Economic Hardship in Humboldt Park
On February 11, 2011, Executive Director Bill Howard joined the Executive Director of the Metropolitan Chicago Information Center and two other panelists at the Federal Reserve Bank to explore the subject of economic hardship in West Humboldt Park and in other Chicago land neighborhoods and suburbs. Joining Bill on the panel was Mick Dumke, Staff Writer at the Chicago News Cooperative, along with Kate Maehr, Chief Executive Officer at the Greater Chicago Food Depository.
For many years, some economic and social indicators drawn from the community of West Humboldt Park have pretty much mirrored those of the City of Chicago at large. As goes the city, some say, so goes the direction of many West Humboldt Park economic and social indicators. Although the direction of the two sets of statistics may be the same, the magnitude of the data in the West Humboldt Park community is always more striking.
For example, between the years 2008 (around the beginning of the most recent economic recession) and the first few months of 2011, the unemployment rate in the City of Chicago exceeded 10%. In some areas of the West Humboldt Park Development Council’s target area, however, the rate exceeded 25%. Poverty rates in WHP were estimated in some areas to approach half of the population, exceeding the level in the city as a whole. Indicators of residential crowding and housing foreclosures were higher in WHP than in the overall city, and WHP homicide rates were the highest in the city.
One piece of good news is that, like community land trusts around the country, the rate of foreclosures on First Community Land Trust of Chicago homes was better than that experienced by holders of conventional home mortgages. For community land trusts around the country, data for the 4th quarter of 2009 (the latest available) showed that 4.6% of market-rate home mortgages were in foreclosure. For the same period, the rate of U.S. community land trust mortgages in foreclosure totaled 0.6%. In West Humboldt Park, none of the land trust homes was in foreclosure – despite the fact that these home owners just like home owners in the city at large, experienced significant economic hardship.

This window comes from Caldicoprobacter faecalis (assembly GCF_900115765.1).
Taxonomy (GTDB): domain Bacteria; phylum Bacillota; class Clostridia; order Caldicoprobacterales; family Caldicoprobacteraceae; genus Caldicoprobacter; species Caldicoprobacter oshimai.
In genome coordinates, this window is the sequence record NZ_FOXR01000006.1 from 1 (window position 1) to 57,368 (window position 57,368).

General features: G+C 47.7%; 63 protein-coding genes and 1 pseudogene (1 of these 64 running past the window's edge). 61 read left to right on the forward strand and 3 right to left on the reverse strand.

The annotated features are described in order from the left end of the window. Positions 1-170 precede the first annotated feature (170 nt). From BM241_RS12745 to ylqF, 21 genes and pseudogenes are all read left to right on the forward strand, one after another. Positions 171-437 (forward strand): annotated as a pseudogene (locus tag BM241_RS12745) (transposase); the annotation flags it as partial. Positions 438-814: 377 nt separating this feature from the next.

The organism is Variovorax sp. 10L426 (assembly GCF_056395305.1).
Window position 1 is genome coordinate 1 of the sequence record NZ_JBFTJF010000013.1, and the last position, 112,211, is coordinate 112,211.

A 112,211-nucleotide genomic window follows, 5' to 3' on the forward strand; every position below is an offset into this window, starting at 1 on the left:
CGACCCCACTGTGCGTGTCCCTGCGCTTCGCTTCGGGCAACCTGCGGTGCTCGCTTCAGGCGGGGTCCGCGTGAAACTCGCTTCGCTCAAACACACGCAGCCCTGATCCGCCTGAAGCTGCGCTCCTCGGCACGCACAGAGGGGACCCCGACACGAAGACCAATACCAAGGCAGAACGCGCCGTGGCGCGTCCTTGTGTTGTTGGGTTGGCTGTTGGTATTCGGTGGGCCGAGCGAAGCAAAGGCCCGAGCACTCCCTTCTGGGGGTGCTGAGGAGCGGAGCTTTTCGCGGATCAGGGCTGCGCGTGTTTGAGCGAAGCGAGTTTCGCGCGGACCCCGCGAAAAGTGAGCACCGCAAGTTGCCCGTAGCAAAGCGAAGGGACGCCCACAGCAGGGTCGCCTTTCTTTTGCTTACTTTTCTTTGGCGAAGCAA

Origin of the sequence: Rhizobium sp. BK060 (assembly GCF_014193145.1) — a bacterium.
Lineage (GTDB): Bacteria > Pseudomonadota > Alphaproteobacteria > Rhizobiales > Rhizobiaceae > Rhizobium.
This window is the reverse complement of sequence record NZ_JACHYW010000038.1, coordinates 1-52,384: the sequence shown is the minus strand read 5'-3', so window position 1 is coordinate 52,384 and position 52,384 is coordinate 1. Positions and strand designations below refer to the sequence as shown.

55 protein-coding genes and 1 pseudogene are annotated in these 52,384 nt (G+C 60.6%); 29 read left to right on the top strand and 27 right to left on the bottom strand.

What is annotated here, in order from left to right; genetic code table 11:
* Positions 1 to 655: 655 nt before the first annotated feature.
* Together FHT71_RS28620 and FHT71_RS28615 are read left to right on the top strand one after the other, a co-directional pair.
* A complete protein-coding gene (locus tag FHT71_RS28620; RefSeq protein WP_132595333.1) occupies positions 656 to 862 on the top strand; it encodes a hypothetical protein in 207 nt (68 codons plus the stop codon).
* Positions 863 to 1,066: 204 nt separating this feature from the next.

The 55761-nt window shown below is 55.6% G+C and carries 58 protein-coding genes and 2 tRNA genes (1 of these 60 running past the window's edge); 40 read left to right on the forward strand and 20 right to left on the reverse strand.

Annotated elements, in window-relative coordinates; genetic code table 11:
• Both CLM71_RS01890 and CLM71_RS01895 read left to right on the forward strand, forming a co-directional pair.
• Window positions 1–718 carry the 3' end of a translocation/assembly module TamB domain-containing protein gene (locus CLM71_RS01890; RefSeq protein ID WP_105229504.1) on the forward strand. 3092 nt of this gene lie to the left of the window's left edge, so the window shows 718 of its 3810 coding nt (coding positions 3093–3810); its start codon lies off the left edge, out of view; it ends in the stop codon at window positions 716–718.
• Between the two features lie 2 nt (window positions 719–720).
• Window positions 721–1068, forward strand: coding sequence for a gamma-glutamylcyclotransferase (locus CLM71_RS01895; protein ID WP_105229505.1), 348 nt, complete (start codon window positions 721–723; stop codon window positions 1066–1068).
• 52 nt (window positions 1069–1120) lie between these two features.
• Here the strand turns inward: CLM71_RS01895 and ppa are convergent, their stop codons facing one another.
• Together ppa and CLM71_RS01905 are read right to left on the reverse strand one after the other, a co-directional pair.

During the recent recession, credit scores of would be home buyers around the city seriously deteriorated – especially in neighborhoods like West Humboldt Park. Among First Community Land Trust of Chicago applicants who were beneficiaries of FCLTC technical assistance, however, credit scores held steady – or even improved – thanks to FCLTC’s long-term counseling and technical assistance received by these applicants. (Although all of these applicants eventually earned good credit scores, FCLTC temporarily halted construction of new homes due to an unfavorable economic and financial climate for buyers and builders.)
Another piece of good news is that experience in WHP demonstrates that on streets with block clubs, crime rates are lower. The Development Council has capitalized on this phenomenon and works with approximately 3 dozen block clubs in the community through its Block Club Network.
As goes the city, so goes the community of West Humboldt Park in some cases, except that the West Humboldt Park Community Development Council, along with all its programs including the Healthy Community Initiative and the land trust, as well as its staff and many partners and volunteers, is helping to make a positive difference.
Posted in Community Development